RAILWAY CITY BREWING Things are heating up for the people who bring you the cold ones made in St. Thomas. Railway City Brewing is making their mark in St. Thomas and beyond. In May, Ontario MPPs voted in the most popular representatives of Ontario’s Craft Brewing industry. The tasting event was hosted by Hon. Steve Peters, Speaker of the Legislative Assembly of Ontario. Railway City Brewing’s Amber Ale was picked the favourite in the “Malty Dark Lager or Ale” category. The seven category winners become the ‘official beers’ of Ontario’s Legislative Assembly. Following close on the heels of this honour, the LCBO began to stock the brewery’s Iron Spike Blonde Ale in several stores in southwestern Ontario. Until now the Iron Spike ales have been available only at the brewery and at several pubs. You can continue to pick up the Blonde, Copper and Amber Ales, as well as a new Light version, at the brewery—it’s always a great place to pop in for a sample or look around. Railway City recently paired up with “Les Noiracochon,” an award-winning barbecue team with truckloads of trophies, who compete nationally and internationally. You can find the first sampling of their delicious Railway City barbecue creations, including Blonde Brined Pork Chops, on the Railway City website. Below: Paul Corriveau and Al Goulding of Railway City Brewing with Hon. Steve Peters (MPP, Elgin-MiddlesexLondon), Speaker of the Legislative Assembly of Ontario.

First Fairs of the Year in Aylmer & Shedden Aylmer Fair returns Thur Aug 6th – Sun Aug 9th. Agricultural, school and homecraft exhibits, and Farmer Brown’s Menagerie are open every day. Other special events occur daily. For more information go to www. aylmerfair.ca. Shedden Fair runs Aug 22nd & 23rd. For more information, contact 519.764.2939.

RELISH ELGIN ARTS IN ELGIN EDITION SUMMER 2009

Blonde Brined Chops 2-4 thick (>1”) cut pork chops, rib or double-loin cut 2 cups (16oz) Railway City Blonde Ale 2 cups (16oz) water 3 cloves garlic 1 thick-cut slice lemon 1 thick-cut slice orange 1 small yellow onion, quartered 1/4 cup brown sugar 1/4 cup coarse sea salt • Combine all ingredients except chops in a saucepan and bring to a boil. Reduce the heat and simmer for 10-12 minutes. • Chill the brine in a non-reactive container (plastic, glass, ceramic) or Ziploc bag in the refrigerator. • Add the chops to the brine and ensure that they are completely submerged. Refrigerate for 4-8 hours. • Remove the pork chops from the brine and pat dry with a paper towel. • Season the chops to taste with granulated onion, granulated garlic and fresh ground black pepper. • Grill the chops on a preheated grill at medium-hot heat (375°-425°F), turning once, until cooked. • Rest the chops for 5 minutes before seving. Recipe adapted from one submitted by Suzie Q of Les Noiracochon, from the Railway City website. Railway City Brewing is located at 168 Curtis Street in St. Thomas. They’re open 7 days a week for the summer. Call 519.631.1881 for information or to book a tour. You can find the recipe above and others from Les Noiracochon at www.railwaycitybrewing.com.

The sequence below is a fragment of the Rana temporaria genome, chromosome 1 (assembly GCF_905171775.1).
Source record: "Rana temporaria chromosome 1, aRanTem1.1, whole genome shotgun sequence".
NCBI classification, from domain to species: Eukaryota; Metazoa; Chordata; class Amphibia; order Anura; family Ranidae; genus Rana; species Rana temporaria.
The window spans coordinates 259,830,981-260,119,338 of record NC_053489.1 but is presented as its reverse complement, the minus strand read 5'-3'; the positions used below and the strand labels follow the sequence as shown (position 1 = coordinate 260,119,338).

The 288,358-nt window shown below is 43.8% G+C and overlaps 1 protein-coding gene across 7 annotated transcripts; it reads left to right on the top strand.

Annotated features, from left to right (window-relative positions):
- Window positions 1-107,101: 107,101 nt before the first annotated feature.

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News & Events

CLOVERMEAD BEES & HONEY Wonderful products, fun and education all come together at Clovermead Bees & Honey. Gift shop, heritage buildings, fields of wildflowers, the Bee Discovery Station, tours for school groups and visitors all combine to create a sweet honey experience. The Bee Beard Festival on July 25th and Honey Harvest Festival (first three Saturdays in September) are both popular family-centred events that celebrate bees and honey.